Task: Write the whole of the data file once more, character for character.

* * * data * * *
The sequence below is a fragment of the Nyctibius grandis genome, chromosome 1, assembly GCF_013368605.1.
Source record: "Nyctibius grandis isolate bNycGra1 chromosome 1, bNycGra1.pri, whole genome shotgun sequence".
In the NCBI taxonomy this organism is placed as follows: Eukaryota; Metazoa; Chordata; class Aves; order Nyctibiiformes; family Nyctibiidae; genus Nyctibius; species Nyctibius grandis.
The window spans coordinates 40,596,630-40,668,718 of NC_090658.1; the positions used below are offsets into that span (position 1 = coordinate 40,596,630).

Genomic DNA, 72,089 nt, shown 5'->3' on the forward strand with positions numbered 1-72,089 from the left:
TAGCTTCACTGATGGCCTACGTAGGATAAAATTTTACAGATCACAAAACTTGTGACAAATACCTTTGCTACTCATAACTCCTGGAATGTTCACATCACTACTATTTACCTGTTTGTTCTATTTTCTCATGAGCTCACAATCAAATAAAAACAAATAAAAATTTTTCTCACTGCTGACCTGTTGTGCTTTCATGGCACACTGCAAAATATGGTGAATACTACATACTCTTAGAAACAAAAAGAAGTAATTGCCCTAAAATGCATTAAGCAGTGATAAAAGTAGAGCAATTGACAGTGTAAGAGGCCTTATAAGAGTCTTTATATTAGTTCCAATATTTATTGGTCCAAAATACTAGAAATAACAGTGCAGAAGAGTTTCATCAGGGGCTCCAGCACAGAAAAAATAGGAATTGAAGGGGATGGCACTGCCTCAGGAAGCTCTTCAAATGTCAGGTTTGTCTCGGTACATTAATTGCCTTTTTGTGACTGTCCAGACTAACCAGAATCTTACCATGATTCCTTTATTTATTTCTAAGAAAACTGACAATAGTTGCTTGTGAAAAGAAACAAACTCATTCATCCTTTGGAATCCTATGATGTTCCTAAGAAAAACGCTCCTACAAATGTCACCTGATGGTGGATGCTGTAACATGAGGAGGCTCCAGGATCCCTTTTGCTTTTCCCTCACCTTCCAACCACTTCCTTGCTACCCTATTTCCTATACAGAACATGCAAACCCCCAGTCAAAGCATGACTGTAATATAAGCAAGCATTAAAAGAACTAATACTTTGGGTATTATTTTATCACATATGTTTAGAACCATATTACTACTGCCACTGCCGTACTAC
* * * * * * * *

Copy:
The sequence below is a fragment of the Nyctibius grandis genome, chromosome 1, assembly GCF_013368605.1.
Source record: "Nyctibius grandis isolate bNycGra1 chromosome 1, bNycGra1.pri, whole genome shotgun sequence".
In the NCBI taxonomy this organism is placed as follows: Eukaryota; Metazoa; Chordata; class Aves; order Nyctibiiformes; family Nyctibiidae; genus Nyctibius; species Nyctibius grandis.
The window spans coordinates 40,596,630-40,668,718 of NC_090658.1; the positions used below are offsets into that span (position 1 = coordinate 40,596,630).

Genomic DNA, 72,089 nt, shown 5'->3' on the forward strand with positions numbered 1-72,089 from the left:
TAGCTTCACTGATGGCCTACGTAGGATAAAATTTTACAGATCACAAAACTTGTGACAAATACCTTTGCTACTCATAACTCCTGGAATGTTCACATCACTACTATTTACCTGTTTGTTCTATTTTCTCATGAGCTCACAATCAAATAAAAACAAATAAAAATTTTTCTCACTGCTGACCTGTTGTGCTTTCATGGCACACTGCAAAATATGGTGAATACTACATACTCTTAGAAACAAAAAGAAGTAATTGCCCTAAAATGCATTAAGCAGTGATAAAAGTAGAGCAATTGACAGTGTAAGAGGCCTTATAAGAGTCTTTATATTAGTTCCAATATTTATTGGTCCAAAATACTAGAAATAACAGTGCAGAAGAGTTTCATCAGGGGCTCCAGCACAGAAAAAATAGGAATTGAAGGGGATGGCACTGCCTCAGGAAGCTCTTCAAATGTCAGGTTTGTCTCGGTACATTAATTGCCTTTTTGTGACTGTCCAGACTAACCAGAATCTTACCATGATTCCTTTATTTATTTCTAAGAAAACTGACAATAGTTGCTTGTGAAAAGAAACAAACTCATTCATCCTTTGGAATCCTATGATGTTCCTAAGAAAAACGCTCCTACAAATGTCACCTGATGGTGGATGCTGTAACATGAGGAGGCTCCAGGATCCCTTTTGCTTTTCCCTCACCTTCCAACCACTTCCTTGCTACCCTATTTCCTATACAGAACATGCAAACCCCCAGTCAAAGCATGACTGTAATATAAGCAAGCATTAAAAGAACTAATACTTTGGGTATTATTTTATCACATATGTTTAGAACCATATTACTACTGCCACTGCCGTACTAC